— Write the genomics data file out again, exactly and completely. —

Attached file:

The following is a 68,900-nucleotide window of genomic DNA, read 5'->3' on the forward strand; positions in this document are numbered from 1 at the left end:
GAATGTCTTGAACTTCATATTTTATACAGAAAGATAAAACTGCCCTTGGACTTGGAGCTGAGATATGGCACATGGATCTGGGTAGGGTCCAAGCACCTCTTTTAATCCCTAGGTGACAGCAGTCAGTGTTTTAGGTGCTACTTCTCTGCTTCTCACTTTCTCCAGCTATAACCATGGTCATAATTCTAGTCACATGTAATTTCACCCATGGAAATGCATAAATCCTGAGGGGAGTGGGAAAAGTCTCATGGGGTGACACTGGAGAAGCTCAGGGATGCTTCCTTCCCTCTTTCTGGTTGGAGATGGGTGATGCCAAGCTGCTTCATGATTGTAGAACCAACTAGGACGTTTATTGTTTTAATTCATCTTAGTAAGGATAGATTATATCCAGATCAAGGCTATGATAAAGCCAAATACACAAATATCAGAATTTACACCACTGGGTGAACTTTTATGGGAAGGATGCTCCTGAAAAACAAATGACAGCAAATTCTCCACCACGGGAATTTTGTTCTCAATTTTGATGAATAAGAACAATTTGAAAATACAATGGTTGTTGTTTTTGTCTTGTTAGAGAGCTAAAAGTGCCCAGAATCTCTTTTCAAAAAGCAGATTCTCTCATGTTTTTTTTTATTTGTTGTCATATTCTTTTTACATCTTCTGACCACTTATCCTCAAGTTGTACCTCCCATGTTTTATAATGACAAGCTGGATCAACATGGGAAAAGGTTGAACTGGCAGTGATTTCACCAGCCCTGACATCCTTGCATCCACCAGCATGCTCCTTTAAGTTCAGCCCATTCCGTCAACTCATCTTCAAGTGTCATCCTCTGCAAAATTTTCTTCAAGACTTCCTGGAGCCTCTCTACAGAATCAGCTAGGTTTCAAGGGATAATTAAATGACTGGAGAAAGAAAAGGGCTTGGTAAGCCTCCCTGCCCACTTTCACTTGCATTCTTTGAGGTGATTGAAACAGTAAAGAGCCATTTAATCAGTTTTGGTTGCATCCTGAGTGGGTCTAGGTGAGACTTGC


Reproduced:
The following is a 68,900-nucleotide window of genomic DNA, read 5'->3' on the forward strand; positions in this document are numbered from 1 at the left end:
GAATGTCTTGAACTTCATATTTTATACAGAAAGATAAAACTGCCCTTGGACTTGGAGCTGAGATATGGCACATGGATCTGGGTAGGGTCCAAGCACCTCTTTTAATCCCTAGGTGACAGCAGTCAGTGTTTTAGGTGCTACTTCTCTGCTTCTCACTTTCTCCAGCTATAACCATGGTCATAATTCTAGTCACATGTAATTTCACCCATGGAAATGCATAAATCCTGAGGGGAGTGGGAAAAGTCTCATGGGGTGACACTGGAGAAGCTCAGGGATGCTTCCTTCCCTCTTTCTGGTTGGAGATGGGTGATGCCAAGCTGCTTCATGATTGTAGAACCAACTAGGACGTTTATTGTTTTAATTCATCTTAGTAAGGATAGATTATATCCAGATCAAGGCTATGATAAAGCCAAATACACAAATATCAGAATTTACACCACTGGGTGAACTTTTATGGGAAGGATGCTCCTGAAAAACAAATGACAGCAAATTCTCCACCACGGGAATTTTGTTCTCAATTTTGATGAATAAGAACAATTTGAAAATACAATGGTTGTTGTTTTTGTCTTGTTAGAGAGCTAAAAGTGCCCAGAATCTCTTTTCAAAAAGCAGATTCTCTCATGTTTTTTTTTATTTGTTGTCATATTCTTTTTACATCTTCTGACCACTTATCCTCAAGTTGTACCTCCCATGTTTTATAATGACAAGCTGGATCAACATGGGAAAAGGTTGAACTGGCAGTGATTTCACCAGCCCTGACATCCTTGCATCCACCAGCATGCTCCTTTAAGTTCAGCCCATTCCGTCAACTCATCTTCAAGTGTCATCCTCTGCAAAATTTTCTTCAAGACTTCCTGGAGCCTCTCTACAGAATCAGCTAGGTTTCAAGGGATAATTAAATGACTGGAGAAAGAAAAGGGCTTGGTAAGCCTCCCTGCCCACTTTCACTTGCATTCTTTGAGGTGATTGAAACAGTAAAGAGCCATTTAATCAGTTTTGGTTGCATCCTGAGTGGGTCTAGGTGAGACTTGC